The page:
The Telepresent Animal Hall of Fame showcases remarkable work that focuses on animals/insects in contemporary art, and to promote aesthetic engagements with ‘reinterpretations’ of non-human animals/insects as counterparts in our human scientific society. Live and dead animals have been symbolically contextualized and objectified in a long history of artistic discourses. Nowadays, technology enables artists to step on the emergent complexities in the art and science nexus for utilizing living creatures as art objects (media) in scientific laboratory experiments. This new aspect of synthesizing biological and technological practices arouses many questions what contemporary bio-artists would contribute towards cultural dialogues of new human-animal relations or stances against the overwhelming anthropocentrism alongside technology.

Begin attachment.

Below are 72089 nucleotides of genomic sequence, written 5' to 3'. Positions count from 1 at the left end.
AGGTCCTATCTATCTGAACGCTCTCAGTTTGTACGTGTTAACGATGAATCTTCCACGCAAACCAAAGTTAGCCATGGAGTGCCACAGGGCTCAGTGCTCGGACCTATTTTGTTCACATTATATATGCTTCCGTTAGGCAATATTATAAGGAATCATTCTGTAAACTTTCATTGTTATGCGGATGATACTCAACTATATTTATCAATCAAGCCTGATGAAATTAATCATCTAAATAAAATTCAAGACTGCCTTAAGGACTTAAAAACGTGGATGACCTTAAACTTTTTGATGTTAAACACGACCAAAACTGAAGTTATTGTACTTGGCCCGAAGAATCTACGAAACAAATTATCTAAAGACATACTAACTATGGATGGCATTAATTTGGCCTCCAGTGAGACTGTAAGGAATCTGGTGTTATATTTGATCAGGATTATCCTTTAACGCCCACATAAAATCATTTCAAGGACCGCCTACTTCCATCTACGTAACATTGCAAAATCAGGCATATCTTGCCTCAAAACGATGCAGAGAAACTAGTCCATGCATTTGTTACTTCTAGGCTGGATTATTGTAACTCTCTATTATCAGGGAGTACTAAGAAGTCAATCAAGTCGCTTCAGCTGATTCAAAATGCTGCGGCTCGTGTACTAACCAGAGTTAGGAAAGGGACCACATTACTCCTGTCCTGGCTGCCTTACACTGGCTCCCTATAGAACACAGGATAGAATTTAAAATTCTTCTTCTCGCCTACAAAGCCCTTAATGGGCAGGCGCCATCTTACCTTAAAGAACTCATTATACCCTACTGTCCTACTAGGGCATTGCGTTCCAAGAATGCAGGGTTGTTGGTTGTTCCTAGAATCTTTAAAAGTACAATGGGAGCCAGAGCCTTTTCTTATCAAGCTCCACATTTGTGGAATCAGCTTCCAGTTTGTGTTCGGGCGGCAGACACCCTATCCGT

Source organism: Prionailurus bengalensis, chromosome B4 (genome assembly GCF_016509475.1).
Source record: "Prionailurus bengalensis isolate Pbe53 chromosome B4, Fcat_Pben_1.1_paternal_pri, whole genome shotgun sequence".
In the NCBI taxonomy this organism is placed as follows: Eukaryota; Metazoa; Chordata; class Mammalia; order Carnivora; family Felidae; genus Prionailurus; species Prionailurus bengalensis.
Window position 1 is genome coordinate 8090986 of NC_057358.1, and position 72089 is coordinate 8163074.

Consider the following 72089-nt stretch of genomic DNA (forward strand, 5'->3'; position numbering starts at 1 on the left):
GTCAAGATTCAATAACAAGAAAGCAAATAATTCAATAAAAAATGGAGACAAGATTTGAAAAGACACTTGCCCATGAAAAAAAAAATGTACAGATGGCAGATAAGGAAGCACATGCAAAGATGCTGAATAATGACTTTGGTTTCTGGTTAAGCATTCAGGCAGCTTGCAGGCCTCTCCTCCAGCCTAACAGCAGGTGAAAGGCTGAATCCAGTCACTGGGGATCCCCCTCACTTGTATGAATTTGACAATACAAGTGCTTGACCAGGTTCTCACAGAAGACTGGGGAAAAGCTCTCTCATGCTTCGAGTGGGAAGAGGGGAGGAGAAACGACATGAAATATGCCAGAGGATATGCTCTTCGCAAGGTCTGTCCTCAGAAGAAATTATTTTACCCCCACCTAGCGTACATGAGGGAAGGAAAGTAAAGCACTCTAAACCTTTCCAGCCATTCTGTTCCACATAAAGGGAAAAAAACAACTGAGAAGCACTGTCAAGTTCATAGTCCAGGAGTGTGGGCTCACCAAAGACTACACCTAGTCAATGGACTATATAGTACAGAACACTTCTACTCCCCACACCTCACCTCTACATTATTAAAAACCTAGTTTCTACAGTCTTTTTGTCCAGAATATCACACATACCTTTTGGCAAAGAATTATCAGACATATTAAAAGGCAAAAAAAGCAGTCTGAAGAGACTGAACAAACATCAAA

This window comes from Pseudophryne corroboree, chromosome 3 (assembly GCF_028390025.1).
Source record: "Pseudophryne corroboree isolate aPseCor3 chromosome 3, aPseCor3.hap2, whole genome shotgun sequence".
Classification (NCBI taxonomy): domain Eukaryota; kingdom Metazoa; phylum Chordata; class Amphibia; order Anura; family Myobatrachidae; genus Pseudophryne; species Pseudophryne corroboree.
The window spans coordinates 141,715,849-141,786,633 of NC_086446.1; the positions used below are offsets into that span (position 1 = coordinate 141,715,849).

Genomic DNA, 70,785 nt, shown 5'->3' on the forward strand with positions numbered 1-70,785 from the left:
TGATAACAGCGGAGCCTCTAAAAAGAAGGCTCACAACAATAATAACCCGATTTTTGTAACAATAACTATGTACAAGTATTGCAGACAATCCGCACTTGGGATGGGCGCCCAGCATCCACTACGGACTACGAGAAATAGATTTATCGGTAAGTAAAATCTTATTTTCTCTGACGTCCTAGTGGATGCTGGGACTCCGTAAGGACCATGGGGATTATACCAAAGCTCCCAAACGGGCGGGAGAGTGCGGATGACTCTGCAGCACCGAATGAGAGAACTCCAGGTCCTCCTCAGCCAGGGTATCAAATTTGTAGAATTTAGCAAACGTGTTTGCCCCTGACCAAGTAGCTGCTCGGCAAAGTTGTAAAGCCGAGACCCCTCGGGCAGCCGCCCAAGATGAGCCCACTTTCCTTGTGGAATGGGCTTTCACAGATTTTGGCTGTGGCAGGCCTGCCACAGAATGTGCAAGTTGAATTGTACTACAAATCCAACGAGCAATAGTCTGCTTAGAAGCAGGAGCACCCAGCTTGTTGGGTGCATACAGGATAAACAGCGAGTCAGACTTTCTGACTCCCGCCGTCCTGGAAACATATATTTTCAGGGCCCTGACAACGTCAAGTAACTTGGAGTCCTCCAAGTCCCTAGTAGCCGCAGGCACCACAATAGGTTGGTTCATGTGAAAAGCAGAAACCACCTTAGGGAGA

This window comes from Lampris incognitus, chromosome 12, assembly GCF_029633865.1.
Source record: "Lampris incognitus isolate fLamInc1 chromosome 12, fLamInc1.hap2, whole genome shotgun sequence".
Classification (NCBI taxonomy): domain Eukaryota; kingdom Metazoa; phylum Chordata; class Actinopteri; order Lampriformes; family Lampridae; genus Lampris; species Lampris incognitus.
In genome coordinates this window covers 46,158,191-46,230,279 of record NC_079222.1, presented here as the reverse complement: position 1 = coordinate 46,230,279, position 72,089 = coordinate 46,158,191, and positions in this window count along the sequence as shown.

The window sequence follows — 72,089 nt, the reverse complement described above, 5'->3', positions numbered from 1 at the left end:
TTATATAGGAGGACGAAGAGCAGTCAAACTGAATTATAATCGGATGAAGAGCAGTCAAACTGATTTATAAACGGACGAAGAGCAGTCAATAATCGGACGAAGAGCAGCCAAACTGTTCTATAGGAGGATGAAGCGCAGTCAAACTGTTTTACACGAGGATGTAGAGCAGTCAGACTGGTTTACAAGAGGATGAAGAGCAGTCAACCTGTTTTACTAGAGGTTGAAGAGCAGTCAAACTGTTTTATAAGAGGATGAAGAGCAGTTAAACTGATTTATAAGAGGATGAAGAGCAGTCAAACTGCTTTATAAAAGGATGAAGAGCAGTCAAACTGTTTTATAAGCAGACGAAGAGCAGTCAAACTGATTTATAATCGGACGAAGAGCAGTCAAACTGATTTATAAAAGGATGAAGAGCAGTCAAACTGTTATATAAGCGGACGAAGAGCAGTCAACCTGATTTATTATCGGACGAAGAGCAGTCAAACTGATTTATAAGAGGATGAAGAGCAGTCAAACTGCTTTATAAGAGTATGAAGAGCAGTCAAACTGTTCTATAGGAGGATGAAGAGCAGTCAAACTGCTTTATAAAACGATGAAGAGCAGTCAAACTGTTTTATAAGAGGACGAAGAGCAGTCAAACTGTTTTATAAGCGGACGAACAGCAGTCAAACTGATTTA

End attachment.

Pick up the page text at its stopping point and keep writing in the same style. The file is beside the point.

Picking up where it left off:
Could we support technological improvements, such as extending sustainable and comfortable lives for these creatures (who are alternatively becoming ‘unnatural /artificial’)? How do contemporary artists exploit the trend of technological augmentations of living creatures in artistic avenues? On the other side, how can artists embrace animals to prevent the environmental catastrophe towards organisms ‘natural’ being (and habitats)? What do new media artists have to say about redesigning organisms or ‘animality’ in ways of anthropomorphizing and domesticating animal characteristics? This Telepresent Animal Hall of Fame explores those questions. The exhibition hosts the brilliant works from twelve world-class artists, whose practices study ‘media-animals/insects’, which envisions, articulates, and suggests new approaches for creating new metaphors and interrelations between human and animal/insect.